On top of the usual headaches, bloating and low mood on the days leading up to your period, you might feel that sex is more painful. We look at the possible causes and the best ways to manage the discomfort, whatever the time of month.

So, sex feels different as you’re nearing your period? Welcome to the club! Everything from a dip in sex drive to a lack of moisture down there may be due to a change in hormones. In fact, the highs and lows of your sex life might be more in sync with your cycle than you think. We explore why sex might be painful at different times of the month, and look at ways – including use of lube – to ease any discomfort.

Why does sex sometimes hurt before your period?

In the lead up to your period, your mind and body might have to deal with all sorts of intruders: low-mood, headaches, bloating and various other symptoms of premenstrual syndrome (PMS) are just some of the not-so-pleasant things women commonly experience, often days before any sign of blood.

Sex can feel different and even uncomfortable shortly before your period arrives. There can be a variety of causes, from lack of moisture down there to irritation of your urinary tracti, which can be more sensitive to infection at this time of the month. When you take a look at the list of pre-period troubles, it’s easy to see why sex might be off menu for you. And even if you’re still keen to get it on, it’s not hard to imagine why it might take a little more effort getting yourself nice and comfortable.

Of course, you should never have to put up with painful sex, regardless of the time of month. If you’re finding that sex is consistently painful it’s really important to visit your doctor as soon as possible, so they can look at the possible causes.

Is the pain nearly always in the vagina?

Not at all. You may experience the pain anywhere around your genital area, inside and out. Moving away from your vagina, vulva and everything in between, how other parts of your body feel will play an important role in how you feel during sex. That’s to say, the more that your entire body is comfortable and at ease, the less likely you are to experience discomfort during sex.

If, for example, you’re more prone to headaches in the week before your period starts, then this is likely to have a knock-on effect on your ability to relax and enjoy the ride with your partner during sex. Managing any discomfort, wherever that may be, will be key to having a good time.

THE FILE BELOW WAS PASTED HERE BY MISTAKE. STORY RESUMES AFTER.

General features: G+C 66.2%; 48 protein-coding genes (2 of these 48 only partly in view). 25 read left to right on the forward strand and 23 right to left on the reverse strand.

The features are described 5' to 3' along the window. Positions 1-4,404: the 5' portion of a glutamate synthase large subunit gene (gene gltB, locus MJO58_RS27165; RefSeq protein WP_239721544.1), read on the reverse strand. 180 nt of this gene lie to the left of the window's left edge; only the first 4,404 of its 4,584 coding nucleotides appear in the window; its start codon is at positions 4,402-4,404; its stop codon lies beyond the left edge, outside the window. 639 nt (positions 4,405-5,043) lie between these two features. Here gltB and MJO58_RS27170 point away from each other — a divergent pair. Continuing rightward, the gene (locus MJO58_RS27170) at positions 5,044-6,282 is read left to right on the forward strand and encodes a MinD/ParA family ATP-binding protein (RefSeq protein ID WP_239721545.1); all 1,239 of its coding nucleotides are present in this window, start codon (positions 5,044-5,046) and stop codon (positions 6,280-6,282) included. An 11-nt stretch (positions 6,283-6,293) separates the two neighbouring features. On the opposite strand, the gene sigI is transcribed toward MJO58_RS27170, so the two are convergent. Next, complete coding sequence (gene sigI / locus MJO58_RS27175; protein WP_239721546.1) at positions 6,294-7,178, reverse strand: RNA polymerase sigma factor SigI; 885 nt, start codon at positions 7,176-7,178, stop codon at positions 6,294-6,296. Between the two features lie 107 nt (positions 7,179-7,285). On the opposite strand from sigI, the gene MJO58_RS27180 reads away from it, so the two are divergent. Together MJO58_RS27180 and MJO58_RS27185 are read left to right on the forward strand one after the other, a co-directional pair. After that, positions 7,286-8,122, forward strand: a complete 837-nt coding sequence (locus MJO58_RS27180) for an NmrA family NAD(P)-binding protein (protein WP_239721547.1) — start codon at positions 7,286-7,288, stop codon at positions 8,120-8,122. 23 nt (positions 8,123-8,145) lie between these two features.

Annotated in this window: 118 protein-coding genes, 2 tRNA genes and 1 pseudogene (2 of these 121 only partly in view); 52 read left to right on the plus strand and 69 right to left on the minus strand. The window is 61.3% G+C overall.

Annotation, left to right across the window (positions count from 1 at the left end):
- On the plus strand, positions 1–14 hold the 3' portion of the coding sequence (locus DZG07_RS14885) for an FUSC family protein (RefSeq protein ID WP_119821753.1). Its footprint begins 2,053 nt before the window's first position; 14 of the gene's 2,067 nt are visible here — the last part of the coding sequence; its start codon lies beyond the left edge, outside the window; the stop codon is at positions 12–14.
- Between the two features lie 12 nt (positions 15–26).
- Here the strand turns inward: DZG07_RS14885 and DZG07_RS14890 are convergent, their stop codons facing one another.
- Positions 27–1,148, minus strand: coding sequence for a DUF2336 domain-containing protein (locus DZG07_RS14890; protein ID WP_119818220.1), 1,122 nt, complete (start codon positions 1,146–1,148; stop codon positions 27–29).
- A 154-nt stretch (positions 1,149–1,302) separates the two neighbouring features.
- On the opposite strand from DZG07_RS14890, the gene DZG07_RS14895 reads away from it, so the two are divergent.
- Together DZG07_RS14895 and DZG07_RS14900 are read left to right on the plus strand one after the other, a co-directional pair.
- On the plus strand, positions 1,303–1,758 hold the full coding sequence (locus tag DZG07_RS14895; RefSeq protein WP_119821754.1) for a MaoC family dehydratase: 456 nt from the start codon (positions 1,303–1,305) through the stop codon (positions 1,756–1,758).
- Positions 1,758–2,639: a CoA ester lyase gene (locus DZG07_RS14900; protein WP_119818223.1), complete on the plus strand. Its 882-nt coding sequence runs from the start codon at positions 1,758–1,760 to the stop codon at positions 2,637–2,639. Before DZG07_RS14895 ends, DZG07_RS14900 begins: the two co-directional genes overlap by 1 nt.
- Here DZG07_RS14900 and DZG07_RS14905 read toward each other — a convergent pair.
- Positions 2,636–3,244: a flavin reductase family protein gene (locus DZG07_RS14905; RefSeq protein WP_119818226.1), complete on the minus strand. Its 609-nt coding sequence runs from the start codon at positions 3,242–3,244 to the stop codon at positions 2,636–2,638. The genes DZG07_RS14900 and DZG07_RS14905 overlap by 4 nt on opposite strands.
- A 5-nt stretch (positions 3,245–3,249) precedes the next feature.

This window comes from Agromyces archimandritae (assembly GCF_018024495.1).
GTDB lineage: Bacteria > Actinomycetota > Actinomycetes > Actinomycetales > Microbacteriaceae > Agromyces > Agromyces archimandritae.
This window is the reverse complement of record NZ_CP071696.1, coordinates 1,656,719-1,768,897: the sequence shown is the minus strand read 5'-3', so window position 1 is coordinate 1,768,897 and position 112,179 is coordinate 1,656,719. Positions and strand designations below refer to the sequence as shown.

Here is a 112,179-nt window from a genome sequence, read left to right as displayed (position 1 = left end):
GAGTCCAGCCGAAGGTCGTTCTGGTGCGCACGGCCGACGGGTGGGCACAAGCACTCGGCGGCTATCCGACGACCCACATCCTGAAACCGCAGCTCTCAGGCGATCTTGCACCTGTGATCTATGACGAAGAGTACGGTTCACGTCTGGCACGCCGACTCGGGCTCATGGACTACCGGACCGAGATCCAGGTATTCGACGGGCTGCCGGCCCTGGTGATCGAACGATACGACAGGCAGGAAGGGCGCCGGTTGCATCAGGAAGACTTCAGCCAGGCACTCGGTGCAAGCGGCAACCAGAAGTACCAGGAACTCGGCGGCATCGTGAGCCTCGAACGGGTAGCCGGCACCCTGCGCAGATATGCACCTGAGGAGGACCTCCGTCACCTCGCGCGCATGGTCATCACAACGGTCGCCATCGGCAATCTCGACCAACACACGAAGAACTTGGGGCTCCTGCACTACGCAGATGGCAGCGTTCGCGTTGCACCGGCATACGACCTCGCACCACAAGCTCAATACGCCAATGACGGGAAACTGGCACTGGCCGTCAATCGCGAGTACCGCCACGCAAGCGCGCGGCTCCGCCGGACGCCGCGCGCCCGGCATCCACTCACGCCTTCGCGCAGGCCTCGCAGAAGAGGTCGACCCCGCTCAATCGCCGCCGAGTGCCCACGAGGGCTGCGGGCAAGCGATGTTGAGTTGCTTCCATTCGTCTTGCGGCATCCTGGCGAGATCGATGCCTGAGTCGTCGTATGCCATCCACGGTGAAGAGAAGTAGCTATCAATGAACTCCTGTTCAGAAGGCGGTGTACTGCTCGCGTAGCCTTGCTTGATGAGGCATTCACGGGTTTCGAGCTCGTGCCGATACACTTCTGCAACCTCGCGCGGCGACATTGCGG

What can you do about vaginal dryness?

Every woman will find a change in vaginal moisture at different stages in her cycle. If you’re drier on certain days, but still want sex, don’t let lack of moisture rain on your parade. There are many things you can do to get your juices flowing. From taking more time at the foreplay stage, or masturbating before you invite your partner to join in, find the ways that help you to feel more relaxed, and in turn, more turned on. Oh, and did we mention the benefits of lube?

Can lube really help with painful sex before your period?

Yes! Lube is a handy little addition to your bedroom toolkit, no matter the day of your cycle. In fact, if you like sex during your period but your flow is light, lube can instantly help to top up your natural juices. Durex Naturals Lube is a great choice for use before, during and after your period. It’s gentle enough for use everywhere, so you (and your partner) can go with the flow, and not be held back by any discomfort caused by lack of moisture.

How can keeping an eye on your cycle help?

If you find that sex is more painful before your period, then understanding the pattern of your menstrual cycle can help you to prepare for the easing of any discomfort. On the days you’re typically more sensitive to pain, you’ll know to be extra kind and gentle to yourself.

How can talking help you?

Every woman has a cycle, and periods are a shared experience. If you’ve ever experienced pain during sex at any stage of your cycle, it can be really comforting to talk with good friends. They may be able to help you look at possible reasons for this, and have some pearls of wisdom to share around things that have helped them. However, if you have persistent symptoms you are worrying about, it’s best to speak with your doctor.

Also, let your partner know when sex feels less comfortable than it should. If you are keen on having sex, but are worried that it’ll hurt, tell your partner this. Tell them where the areas of discomfort are, and guide them in what feels good (and what doesn’t). Any partner who values a mutually good experience will take the time and patience to ensure sex is as comfortable as it can be, whatever the time of month.

If you’re keen to explore our range of lubes, why not take our quiz to see which one is most suitable for you?

 

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